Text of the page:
• 6
      0

      Jit,
      Even if, by some miracle, private universities are permitted by Gota, I am sure Sajith will go to town against them. That’s how things work in Paradise.

      • 3
        0

        Unless these proposed institutions are closely supervised, I have a sneaking suspicion that they may end up up like the private hospitals, many of which have nothing but profit on their minds. “Non-profit” is the key word here.

        • 2
          0

          OC
          I think that you are spot on.
          Had they not use the term “Non-profit” they would have been a little truthful.

      • 5
        0

        OC, I do not believe Sajith has any cognition power to understand what it is about and even if he did, a backbone to oppose the idea!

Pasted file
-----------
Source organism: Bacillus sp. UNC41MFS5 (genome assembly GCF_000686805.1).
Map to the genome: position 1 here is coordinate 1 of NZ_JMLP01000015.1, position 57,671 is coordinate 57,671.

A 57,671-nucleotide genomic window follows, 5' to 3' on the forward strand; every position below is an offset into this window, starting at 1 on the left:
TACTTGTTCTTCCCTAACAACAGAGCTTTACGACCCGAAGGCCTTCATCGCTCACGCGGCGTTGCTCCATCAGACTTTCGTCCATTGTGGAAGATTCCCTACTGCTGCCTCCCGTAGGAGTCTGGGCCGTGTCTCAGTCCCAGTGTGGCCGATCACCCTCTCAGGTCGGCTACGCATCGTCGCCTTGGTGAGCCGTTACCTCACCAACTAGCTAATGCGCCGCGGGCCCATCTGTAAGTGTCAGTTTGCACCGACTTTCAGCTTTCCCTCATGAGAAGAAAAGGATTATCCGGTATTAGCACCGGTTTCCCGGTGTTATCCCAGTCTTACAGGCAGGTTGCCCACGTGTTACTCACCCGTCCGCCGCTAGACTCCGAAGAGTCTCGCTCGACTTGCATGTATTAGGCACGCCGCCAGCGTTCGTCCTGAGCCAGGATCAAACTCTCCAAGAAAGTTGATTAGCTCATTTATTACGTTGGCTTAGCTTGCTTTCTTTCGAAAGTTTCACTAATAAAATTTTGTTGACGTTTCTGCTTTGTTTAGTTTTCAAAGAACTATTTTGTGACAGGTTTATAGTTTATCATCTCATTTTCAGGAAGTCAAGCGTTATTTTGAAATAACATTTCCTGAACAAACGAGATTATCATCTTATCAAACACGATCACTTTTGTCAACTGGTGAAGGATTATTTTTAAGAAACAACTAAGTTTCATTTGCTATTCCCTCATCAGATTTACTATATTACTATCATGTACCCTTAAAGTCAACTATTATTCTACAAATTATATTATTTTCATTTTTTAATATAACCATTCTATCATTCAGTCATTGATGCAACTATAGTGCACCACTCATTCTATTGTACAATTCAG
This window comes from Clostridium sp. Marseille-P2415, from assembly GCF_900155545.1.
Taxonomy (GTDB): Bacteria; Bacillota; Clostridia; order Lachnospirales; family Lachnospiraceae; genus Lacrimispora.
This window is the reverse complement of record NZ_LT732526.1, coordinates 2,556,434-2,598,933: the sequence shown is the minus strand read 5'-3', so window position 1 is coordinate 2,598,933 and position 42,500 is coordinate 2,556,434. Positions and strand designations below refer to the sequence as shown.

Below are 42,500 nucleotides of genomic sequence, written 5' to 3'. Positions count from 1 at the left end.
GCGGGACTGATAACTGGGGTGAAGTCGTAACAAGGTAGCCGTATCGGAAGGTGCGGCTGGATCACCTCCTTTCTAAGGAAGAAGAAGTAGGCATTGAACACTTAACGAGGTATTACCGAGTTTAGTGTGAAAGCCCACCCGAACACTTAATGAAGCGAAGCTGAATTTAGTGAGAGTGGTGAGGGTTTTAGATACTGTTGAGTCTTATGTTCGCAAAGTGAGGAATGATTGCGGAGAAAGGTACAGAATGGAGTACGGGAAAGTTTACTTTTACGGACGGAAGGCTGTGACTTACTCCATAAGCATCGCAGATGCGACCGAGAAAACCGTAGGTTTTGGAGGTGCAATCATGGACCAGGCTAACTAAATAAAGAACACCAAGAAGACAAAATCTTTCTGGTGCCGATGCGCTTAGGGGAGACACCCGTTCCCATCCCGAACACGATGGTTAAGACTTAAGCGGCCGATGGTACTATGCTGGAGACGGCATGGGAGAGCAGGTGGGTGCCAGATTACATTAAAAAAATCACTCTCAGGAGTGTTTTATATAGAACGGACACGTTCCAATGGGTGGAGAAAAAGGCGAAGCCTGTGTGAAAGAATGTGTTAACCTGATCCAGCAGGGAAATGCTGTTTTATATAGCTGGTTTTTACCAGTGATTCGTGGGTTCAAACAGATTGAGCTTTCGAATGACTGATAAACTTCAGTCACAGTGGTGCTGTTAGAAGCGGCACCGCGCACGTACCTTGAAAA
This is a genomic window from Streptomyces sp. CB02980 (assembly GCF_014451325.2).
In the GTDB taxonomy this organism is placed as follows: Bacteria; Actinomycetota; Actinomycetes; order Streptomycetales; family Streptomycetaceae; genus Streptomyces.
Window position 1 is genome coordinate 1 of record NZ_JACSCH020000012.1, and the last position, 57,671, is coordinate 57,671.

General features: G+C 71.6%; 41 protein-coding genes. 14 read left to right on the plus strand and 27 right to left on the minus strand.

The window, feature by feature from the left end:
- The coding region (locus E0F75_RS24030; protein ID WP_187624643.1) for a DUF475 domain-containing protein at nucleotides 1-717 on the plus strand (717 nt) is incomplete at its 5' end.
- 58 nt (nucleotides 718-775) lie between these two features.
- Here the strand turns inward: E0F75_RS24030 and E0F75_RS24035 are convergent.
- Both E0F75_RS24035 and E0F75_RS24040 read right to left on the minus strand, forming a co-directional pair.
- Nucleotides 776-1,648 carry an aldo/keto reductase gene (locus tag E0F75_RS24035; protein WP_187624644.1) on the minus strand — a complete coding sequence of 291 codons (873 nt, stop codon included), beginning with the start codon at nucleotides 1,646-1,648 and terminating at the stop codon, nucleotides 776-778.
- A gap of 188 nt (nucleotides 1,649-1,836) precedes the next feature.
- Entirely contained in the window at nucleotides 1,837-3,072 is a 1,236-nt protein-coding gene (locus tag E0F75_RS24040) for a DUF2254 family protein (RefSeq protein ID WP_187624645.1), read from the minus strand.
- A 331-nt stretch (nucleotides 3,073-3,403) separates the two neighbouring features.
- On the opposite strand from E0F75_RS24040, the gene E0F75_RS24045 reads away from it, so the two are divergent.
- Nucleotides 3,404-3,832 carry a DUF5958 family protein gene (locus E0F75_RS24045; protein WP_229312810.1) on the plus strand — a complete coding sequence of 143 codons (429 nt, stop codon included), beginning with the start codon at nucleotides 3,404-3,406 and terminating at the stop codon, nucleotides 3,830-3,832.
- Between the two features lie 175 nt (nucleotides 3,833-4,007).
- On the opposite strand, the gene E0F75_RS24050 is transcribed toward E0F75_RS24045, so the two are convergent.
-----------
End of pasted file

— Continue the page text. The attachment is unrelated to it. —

• 3
      1

      Problem is non State universities will sell their degree programs(many do even now) by using various marketing mechanisms. Many of the students also pay high fees to follow courses.

      Problem is that the staff in these institutions do not engage in research? No promotion of resaerch either. where will be the contribution to national developoment?

      They also do not teach about national history,culture,values,art,music,literature eihter? So the process of alienarting our students will increase and Sri lankans will be turned into someone else. is this what we want?

      • 5
        0

        “……Problem is that the staff in these institutions do not engage in research?….”
        The way Sri Lankan state universities make those random people associate or full professors with their lackluster work of poor research quality, and of course along with ‘dola pideni’ to the hierarchy including politics, do you think it will not be at least somewhat better in private universities? After all, most ivy league universities in USA are private.